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Digitizing Vinyl with a Pioneer DVR-510H-S

384 Views 1 Reply 2 Participants Last post by  doxtorRay
I'm just passing along this discovery I made awhile back.

I've been converting a lot of my vinyl LPs to CD using my iBook computer. But sometimes I wish I wasn't tying up the Mac while I'm playing the albums. So I decided to try it with my Pioneer DVR-510H-S instead. It worked great.

I have the audio line inputs connected to my receiver's outputs, but I disconnect the video input from the Pioneer. Next, I set the recording rate to MN32 or Fine which is the one that records audio as PCM. I also boost the audio input level in the audio set up because I noticed later that it wasn't recording near the peak level.

Because there is no video signal being recorded, the Pioneer records about 6 or 7 hours of music on to one video mode DVD-RW. After finalizing the DVD-RW I can extract the audio to my Mac's hard drive, resample the audio to 44.1 kHz and separate the tracks using various software.

Although this isn't faster than digitizing directly to the computer, it's rather cool. Also, this will work if you ever want to create some long-playing audio DVDs. I suspect you could get 30 hours or more on one if you chose a setting with AC-3 audio. It's not much to look at, though (that's humor).
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I must say that you have indeed discovered (created?) one awesome process.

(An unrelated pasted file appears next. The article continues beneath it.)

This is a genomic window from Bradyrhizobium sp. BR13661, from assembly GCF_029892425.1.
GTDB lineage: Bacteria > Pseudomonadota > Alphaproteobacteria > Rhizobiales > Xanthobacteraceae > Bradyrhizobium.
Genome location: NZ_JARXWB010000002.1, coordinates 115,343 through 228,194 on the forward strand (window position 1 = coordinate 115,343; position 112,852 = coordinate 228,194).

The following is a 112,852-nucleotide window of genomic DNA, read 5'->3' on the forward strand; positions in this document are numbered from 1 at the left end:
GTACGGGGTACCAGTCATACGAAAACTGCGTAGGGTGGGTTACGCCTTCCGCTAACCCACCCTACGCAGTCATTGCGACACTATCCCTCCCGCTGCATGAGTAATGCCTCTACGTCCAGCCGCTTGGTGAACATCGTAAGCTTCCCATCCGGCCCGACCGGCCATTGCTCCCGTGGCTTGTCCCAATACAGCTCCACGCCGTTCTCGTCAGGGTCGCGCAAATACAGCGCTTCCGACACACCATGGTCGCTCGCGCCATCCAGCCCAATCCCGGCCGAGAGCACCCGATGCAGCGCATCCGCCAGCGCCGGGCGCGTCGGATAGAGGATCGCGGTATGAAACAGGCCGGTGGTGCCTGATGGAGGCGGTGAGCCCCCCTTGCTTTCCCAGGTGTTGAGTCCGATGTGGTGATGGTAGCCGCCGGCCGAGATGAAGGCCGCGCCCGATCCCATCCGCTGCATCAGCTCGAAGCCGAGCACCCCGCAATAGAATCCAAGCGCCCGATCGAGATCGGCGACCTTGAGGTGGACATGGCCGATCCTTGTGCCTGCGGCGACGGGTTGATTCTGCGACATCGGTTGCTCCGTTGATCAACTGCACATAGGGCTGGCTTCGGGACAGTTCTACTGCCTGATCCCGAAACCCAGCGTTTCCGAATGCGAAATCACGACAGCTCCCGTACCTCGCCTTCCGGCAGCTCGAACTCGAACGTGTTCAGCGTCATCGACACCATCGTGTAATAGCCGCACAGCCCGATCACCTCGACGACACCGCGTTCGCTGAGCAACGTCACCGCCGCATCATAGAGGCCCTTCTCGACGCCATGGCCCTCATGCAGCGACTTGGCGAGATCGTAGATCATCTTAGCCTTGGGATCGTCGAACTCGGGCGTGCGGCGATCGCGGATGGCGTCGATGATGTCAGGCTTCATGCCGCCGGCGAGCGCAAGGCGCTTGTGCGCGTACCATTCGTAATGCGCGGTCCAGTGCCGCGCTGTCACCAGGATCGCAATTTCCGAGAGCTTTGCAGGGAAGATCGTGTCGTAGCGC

I too, have been transferring vinyl to my computers (iBook and iMac).

For me, there would be a distinct advantage to your process--

In my livingroom, there would have been no really convenient place to put my computer (which would have to be the iBook) so that the computer end of the transfers can be managed. Instead, I lugged the turntable to my home office and have been doing the job gradually there without using an amp or pre-amp. This was workable, but required software processing to conform the audio to the RIAA curve. With your method, I can use my amplifier (which is effectively immobile due to being hooked to just about every single audio and video component I own, including my DVD recorder).

Thus, while an extra step or two may be needed with your method, it will save me at least one other step on the computer.
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